Eventually, we got them divided - the babies behind one fence and their mamas behind the other. If ever you need a hearing test, the bawling will clean out your ears.
We take the mamas in one trailer ...
... and the babies in another. This protects the babies from getting stepped on during their chauffeured ride to the pasture.
After they were loaded, Randy sprayed them with an insecticide to keep the flies at bay.
It was a beautiful spring day for a drive.
The old cottonwood tree waved hello at the pasture gate.
Once at the pasture, the mamas and babies were reunited.
The 15 pairs arrived to the party early. They will have the buffet all to themselves until late this week, when we'll take another 55 pair and bulls to the Ninnescah pasture.
Stay tuned ...

Monday, April 27, 2015

The Sky's the Limit

Whether it's sunrise or sunset or the blue expanse dotted with the marshmallow puff clouds of spring, I love sky watching. 
Sunset, April 19, 2015
Friday night, as I was driving home from a birthday party in Stafford, I stopped several times to take photos of the stormy sky. If I would have driven straight home, I wouldn't have gotten wet. But I also wouldn't have witnessed the ever-shifting majesty of the Kansas sky.
Zenith branch of the Kanza Co-op (HDR photo treatment), April 24, 2015
Even though I didn't get any lightning photos, I marveled at the beauty and the power of God's creation. I'm thankful we missed the hail and tornadoes and just got the beauty shots.

I saved a devotional that arrived in my in-box last week from Guideposts. These photos seemed made to illustrate it. 
April 24, 2015, Stafford/Reno County line, looking east
God saw all that He had made, and it was very good.  Genesis 1:31

A Time to Think

Those who contemplate the beauty of the earth
find reserves of strength that will endure as long as life lasts.
There is something infinitely healing in the repeated refrains of nature–
the assurance that dawn comes after night,
and spring after winter.
 Rachel Carson
April 24, 2015, Stafford/Reno County line, looking northwest

A Time to Act

Look at the world with a vision magnified by the power of faith deep within you.
Sunset, April 19, 2015

A Time to Pray

Father, today I resolve to be a good steward of our world.

Friday, April 24, 2015

Fresh Brussels Sprouts Salad

I have never been accused of being trendy. I just don't think it's part of my DNA.

So imagine my surprise when I saw an article about food trends in The Wall Street Journal. Using Brussels sprouts raw in a salad was one of the food trends pictured in a photo accompanying Sarah Nassauer's article, Here Today, Kale Tomorrow: The Arc of a Food Fad.

And, lo and behold, I had Brussels sprouts in the fridge, ready to use raw in a salad recipe I found on Iowa Girl Eats.

Nassauer writes:
Food trends typically advance in predictable stages. New culinary fashions often appear first in a creative chef's kitchen, at an ethnic restaurant or are invented by the eccentric owner of a small food company. ... Foods like acai, kimchi, kale, coconut sugar, sprouted grains and fancy burgers first became popular this way. In the early stage, almost anything can get a day in the sun. Cricket flour is now being pitched by a handful of small companies as cheap protein. ...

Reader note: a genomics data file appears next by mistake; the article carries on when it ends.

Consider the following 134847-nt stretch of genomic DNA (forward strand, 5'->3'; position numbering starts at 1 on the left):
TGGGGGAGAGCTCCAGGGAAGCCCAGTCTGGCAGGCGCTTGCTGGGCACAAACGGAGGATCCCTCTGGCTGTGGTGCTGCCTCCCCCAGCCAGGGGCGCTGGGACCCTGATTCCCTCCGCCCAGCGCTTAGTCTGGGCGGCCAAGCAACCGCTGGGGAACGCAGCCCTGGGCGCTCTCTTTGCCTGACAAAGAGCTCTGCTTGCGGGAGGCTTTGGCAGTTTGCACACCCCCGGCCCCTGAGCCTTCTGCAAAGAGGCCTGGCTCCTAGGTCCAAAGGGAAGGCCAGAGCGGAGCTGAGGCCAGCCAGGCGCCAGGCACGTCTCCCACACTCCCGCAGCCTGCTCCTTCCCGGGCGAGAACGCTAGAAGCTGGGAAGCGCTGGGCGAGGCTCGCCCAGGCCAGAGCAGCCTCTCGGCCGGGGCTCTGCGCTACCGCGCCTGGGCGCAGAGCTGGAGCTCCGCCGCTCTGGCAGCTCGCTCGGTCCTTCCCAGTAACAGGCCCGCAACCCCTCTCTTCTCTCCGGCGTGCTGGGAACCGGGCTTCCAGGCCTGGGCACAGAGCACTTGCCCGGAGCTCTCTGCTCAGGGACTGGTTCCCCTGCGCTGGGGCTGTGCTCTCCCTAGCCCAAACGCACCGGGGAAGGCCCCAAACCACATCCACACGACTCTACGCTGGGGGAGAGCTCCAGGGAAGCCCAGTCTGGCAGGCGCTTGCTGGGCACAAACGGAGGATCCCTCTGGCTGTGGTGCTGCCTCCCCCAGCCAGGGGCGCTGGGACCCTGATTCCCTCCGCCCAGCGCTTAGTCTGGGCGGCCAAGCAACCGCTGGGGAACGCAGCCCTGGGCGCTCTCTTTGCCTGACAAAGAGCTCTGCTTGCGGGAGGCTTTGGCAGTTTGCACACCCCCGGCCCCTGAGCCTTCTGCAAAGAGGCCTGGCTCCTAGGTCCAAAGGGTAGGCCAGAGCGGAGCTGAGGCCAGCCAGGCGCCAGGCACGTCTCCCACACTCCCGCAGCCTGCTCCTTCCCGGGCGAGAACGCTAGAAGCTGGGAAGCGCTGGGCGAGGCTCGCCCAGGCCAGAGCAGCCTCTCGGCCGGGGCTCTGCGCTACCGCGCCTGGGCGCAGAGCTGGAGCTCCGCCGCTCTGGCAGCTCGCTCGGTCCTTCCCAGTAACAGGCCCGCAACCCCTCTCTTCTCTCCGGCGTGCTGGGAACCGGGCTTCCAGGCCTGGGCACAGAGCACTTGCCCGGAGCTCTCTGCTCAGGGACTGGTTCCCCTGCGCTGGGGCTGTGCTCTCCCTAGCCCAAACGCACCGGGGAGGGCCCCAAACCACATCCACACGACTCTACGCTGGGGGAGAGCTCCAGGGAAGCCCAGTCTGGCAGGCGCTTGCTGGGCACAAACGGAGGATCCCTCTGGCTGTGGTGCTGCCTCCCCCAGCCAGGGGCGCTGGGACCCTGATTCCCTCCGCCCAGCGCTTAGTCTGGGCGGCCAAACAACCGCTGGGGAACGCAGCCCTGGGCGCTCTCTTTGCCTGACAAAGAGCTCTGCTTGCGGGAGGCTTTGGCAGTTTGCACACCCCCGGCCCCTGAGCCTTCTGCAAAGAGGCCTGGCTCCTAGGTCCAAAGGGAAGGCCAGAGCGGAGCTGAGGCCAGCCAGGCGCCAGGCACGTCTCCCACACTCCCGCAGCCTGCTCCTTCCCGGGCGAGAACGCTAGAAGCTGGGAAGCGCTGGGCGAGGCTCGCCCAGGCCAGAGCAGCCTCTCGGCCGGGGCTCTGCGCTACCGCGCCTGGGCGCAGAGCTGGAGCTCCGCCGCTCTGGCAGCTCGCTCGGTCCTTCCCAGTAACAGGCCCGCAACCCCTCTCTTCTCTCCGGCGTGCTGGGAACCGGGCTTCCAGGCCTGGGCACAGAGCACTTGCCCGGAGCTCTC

OK, let's not get crazy now. There will be no cricket flour in the County Line kitchen. But Brussels sprouts? I can get trendy for those! 

The fresh taste of the Brussels sprouts is enhanced with salty crumbled bacon and almonds. Red apple and dried cranberries add just the right hint of sweetness. And a homemade warm bacon vinaigrette dressing brings it all together.

This time, I served it with teriyaki-glazed salmon and cheese grits. Yummy! The fresh salad was definitely better than the leftovers, so if you can, just make enough for one meal.
Fresh Brussels Sprouts Salad
(with apples, almonds & bacon)
Adapted from Iowa Girl Eats
4 slices bacon, reserving fat
Olive oil, if needed
1 tbsp. shallots(or substitute sweet onions)
1/4 cup red wine vinegar (or white balsamic)
1 tbsp. honey
1 tbsp. Dijon mustard
Salt and pepper to taste
8 oz. Brussels sprouts, ends trimmed
1/4 cup whole salted almonds, roughly chopped
1 red, tart apple (like Jonathan, McIntosh or Pink Lady)
2-3 tbsp. dried cranberries

Cook bacon until crisp in large skillet over medium heat. Remove to paper towel to drain. Reserve 3 tablespoons bacon grease in skillet, adding extra virgin olive oil if there's not enough. To the bacon grease over medium heat, add shallots and saute until tender, about 2 minutes. Remove skillet from heat and whisk in vinegar, honey, mustard, salt and pepper. Return skillet to heat and whisk until ingredients are combined, about 30 seconds. Again, remove from heat.

Using a grating blade attachment on a food processor, slice trimmed Brussels sprouts very thin. Put in a large bowl. Crumble cooled bacon. Add to Brussels sprouts, along with chopped almonds, apple and dried cranberries. Pour dressing over the salad. Mix and serve immediately.